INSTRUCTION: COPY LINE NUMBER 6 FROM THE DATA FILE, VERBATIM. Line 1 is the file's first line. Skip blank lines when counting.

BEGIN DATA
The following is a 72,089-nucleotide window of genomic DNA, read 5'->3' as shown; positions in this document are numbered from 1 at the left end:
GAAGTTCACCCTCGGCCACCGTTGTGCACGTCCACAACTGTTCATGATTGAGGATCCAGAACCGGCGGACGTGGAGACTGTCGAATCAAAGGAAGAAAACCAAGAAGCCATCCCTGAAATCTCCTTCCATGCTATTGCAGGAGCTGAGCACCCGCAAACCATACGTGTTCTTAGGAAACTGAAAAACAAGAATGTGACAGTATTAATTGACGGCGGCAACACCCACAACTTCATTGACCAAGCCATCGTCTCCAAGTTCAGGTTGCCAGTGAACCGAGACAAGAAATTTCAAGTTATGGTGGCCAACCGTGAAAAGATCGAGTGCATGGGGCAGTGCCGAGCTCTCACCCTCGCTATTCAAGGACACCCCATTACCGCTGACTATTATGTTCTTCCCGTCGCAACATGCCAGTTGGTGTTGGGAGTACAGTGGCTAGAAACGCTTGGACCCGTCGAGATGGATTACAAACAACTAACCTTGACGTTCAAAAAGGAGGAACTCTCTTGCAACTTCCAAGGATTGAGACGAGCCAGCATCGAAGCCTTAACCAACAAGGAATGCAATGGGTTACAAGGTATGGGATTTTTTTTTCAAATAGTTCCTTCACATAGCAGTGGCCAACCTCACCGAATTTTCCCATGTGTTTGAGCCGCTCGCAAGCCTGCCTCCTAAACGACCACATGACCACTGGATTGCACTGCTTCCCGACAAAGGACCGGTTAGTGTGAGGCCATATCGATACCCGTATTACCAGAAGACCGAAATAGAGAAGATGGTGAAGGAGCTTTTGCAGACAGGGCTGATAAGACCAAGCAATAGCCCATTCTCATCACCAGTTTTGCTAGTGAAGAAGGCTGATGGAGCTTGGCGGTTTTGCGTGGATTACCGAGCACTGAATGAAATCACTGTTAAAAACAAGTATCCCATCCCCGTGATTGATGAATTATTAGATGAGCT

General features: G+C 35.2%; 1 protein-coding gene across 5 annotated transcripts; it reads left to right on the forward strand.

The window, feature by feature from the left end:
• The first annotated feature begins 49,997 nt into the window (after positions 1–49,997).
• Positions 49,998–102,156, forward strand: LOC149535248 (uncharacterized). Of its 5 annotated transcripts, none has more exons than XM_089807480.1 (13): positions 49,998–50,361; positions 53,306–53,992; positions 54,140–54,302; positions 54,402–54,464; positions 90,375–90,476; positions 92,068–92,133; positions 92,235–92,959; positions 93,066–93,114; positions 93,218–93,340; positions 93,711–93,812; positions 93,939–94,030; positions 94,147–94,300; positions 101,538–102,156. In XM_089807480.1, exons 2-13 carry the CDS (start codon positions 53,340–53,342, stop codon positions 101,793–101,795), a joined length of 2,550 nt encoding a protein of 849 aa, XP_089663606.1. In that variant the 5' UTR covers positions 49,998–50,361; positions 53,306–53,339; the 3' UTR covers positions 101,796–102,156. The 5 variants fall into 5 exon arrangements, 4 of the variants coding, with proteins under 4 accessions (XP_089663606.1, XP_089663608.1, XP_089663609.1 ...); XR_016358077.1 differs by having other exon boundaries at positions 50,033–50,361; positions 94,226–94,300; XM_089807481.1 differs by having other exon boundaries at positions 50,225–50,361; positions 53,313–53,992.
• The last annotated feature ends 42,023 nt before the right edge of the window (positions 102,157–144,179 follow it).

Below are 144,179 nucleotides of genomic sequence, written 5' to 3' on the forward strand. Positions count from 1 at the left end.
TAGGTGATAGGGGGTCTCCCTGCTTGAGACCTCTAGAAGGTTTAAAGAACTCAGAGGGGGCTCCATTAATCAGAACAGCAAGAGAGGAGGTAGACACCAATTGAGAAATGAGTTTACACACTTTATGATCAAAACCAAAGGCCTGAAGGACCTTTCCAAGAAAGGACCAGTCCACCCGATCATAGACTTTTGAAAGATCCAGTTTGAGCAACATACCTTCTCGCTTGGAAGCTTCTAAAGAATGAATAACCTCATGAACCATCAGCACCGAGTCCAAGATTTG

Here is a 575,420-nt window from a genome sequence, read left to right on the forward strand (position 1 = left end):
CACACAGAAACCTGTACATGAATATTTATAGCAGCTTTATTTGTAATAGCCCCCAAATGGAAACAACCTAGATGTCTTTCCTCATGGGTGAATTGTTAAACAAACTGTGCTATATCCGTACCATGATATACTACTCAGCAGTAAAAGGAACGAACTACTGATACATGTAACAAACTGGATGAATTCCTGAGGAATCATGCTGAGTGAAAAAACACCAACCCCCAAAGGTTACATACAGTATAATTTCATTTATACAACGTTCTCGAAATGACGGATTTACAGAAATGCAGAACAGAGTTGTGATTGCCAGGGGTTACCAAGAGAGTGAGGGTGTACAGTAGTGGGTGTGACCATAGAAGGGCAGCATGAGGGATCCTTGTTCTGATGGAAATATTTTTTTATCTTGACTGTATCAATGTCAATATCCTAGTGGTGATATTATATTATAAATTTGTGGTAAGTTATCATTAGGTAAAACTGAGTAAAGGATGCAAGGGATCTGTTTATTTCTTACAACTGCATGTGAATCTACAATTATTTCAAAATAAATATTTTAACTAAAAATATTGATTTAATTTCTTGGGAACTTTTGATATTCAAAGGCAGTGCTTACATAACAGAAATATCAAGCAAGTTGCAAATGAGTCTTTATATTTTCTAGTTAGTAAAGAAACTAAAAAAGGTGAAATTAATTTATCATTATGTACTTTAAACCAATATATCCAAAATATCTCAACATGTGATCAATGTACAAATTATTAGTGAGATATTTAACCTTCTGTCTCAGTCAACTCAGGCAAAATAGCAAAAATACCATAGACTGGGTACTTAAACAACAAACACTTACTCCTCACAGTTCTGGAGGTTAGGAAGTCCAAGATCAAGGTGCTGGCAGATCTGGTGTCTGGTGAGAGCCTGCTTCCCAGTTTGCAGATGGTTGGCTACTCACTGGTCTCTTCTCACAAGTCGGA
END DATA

• Positions 49,998–102,156, forward strand: LOC149535248 (uncharacterized). Of its 5 annotated transcripts, none has more exons than XM_089807480.1 (13): positions 49,998–50,361; positions 53,306–53,992; positions 54,140–54,302; positions 54,402–54,464; positions 90,375–90,476; positions 92,068–92,133; positions 92,235–92,959; positions 93,066–93,114; positions 93,218–93,340; positions 93,711–93,812; positions 93,939–94,030; positions 94,147–94,300; positions 101,538–102,156. In XM_089807480.1, exons 2-13 carry the CDS (start codon positions 53,340–53,342, stop codon positions 101,793–101,795), a joined length of 2,550 nt encoding a protein of 849 aa, XP_089663606.1. In that variant the 5' UTR covers positions 49,998–50,361; positions 53,306–53,339; the 3' UTR covers positions 101,796–102,156. The 5 variants fall into 5 exon arrangements, 4 of the variants coding, with proteins under 4 accessions (XP_089663606.1, XP_089663608.1, XP_089663609.1 ...); XR_016358077.1 differs by having other exon boundaries at positions 50,033–50,361; positions 94,226–94,300; XM_089807481.1 differs by having other exon boundaries at positions 50,225–50,361; positions 53,313–53,992.